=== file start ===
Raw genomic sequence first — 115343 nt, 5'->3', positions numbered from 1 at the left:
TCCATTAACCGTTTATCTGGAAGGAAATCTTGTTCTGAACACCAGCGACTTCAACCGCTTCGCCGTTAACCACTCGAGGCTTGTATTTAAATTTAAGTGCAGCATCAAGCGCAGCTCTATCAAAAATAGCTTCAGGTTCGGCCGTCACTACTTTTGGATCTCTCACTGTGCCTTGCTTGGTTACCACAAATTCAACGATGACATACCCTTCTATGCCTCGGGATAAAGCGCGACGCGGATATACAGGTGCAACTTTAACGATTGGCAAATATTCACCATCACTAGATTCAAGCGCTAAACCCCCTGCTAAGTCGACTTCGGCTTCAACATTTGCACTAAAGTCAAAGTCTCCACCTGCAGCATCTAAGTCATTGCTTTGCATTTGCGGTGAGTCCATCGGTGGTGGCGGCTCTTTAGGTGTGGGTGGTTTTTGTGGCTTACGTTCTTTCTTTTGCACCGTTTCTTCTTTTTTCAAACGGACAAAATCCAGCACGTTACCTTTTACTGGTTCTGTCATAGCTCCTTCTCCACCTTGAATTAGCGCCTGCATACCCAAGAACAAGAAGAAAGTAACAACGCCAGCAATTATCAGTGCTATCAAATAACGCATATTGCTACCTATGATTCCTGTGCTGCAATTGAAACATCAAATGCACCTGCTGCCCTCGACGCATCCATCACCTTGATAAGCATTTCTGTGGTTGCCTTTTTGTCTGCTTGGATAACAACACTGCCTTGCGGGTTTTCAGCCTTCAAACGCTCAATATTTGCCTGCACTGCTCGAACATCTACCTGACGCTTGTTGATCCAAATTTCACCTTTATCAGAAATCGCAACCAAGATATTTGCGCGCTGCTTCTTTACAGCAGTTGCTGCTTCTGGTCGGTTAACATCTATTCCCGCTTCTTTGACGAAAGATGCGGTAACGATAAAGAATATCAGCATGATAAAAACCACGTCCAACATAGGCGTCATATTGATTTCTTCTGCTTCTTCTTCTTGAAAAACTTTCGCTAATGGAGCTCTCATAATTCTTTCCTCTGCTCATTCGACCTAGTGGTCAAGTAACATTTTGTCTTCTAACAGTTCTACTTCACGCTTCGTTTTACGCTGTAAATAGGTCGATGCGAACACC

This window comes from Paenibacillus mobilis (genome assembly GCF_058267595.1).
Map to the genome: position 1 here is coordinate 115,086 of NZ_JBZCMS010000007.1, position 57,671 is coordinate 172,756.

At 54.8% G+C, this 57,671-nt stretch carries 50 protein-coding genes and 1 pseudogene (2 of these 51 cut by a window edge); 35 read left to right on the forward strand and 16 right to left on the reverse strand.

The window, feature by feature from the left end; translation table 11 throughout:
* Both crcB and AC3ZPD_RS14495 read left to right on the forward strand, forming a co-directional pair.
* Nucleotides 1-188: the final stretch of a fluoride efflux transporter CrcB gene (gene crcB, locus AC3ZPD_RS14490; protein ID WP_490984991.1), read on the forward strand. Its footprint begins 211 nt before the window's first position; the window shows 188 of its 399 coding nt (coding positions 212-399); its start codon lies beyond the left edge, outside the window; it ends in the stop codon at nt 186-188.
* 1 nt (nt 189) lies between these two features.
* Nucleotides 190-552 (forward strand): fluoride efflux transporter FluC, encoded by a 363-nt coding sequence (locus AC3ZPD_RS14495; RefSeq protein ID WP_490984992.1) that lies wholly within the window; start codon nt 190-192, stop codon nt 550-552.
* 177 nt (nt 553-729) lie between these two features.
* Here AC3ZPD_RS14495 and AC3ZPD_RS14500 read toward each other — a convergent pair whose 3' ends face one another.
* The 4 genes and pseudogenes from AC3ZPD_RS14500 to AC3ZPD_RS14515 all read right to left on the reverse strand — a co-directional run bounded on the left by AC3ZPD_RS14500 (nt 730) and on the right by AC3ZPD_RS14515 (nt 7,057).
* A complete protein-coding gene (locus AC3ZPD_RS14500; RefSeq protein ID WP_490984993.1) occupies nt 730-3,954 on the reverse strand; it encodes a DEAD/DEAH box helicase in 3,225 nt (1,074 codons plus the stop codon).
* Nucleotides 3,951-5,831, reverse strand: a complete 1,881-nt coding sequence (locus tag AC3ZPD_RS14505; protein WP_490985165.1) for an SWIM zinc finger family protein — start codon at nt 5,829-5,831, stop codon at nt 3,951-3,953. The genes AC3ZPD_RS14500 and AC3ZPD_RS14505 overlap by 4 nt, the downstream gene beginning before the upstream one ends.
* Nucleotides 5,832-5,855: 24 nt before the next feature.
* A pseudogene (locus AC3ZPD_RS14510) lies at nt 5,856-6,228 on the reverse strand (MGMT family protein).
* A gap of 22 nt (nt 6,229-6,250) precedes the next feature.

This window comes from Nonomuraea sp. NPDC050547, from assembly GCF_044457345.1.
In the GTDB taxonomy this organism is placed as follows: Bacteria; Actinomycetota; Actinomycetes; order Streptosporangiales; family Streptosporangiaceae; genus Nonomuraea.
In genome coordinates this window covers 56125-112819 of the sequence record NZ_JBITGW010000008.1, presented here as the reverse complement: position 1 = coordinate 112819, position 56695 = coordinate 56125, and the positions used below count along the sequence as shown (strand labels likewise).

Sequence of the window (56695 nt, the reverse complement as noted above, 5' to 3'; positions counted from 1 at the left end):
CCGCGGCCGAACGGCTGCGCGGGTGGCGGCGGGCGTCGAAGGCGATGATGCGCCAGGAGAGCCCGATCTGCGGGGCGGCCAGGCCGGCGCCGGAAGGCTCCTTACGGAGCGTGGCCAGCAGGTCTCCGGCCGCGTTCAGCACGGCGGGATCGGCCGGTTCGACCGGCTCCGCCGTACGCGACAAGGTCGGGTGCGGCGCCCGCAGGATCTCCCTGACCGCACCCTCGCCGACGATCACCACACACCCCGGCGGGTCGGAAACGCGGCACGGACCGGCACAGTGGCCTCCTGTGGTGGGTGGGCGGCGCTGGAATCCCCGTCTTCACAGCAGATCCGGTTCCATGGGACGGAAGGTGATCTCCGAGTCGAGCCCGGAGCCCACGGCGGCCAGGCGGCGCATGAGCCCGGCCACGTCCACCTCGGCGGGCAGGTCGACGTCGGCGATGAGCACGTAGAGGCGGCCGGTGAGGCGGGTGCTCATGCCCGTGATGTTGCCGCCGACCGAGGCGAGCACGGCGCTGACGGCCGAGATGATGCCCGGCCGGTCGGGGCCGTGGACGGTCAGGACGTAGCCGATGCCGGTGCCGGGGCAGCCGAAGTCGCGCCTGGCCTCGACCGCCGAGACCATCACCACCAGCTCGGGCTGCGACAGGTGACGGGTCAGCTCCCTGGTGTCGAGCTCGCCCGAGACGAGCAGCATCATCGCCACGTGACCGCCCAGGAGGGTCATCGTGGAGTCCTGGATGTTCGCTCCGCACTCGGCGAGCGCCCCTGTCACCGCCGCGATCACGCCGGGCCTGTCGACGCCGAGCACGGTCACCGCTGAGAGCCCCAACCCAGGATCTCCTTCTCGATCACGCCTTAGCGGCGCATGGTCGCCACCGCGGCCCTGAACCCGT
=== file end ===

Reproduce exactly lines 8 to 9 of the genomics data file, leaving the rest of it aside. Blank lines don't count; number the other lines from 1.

* Nucleotides 1-188: the final stretch of a fluoride efflux transporter CrcB gene (gene crcB, locus AC3ZPD_RS14490; protein ID WP_490984991.1), read on the forward strand. Its footprint begins 211 nt before the window's first position; the window shows 188 of its 399 coding nt (coding positions 212-399); its start codon lies beyond the left edge, outside the window; it ends in the stop codon at nt 186-188.
* 1 nt (nt 189) lies between these two features.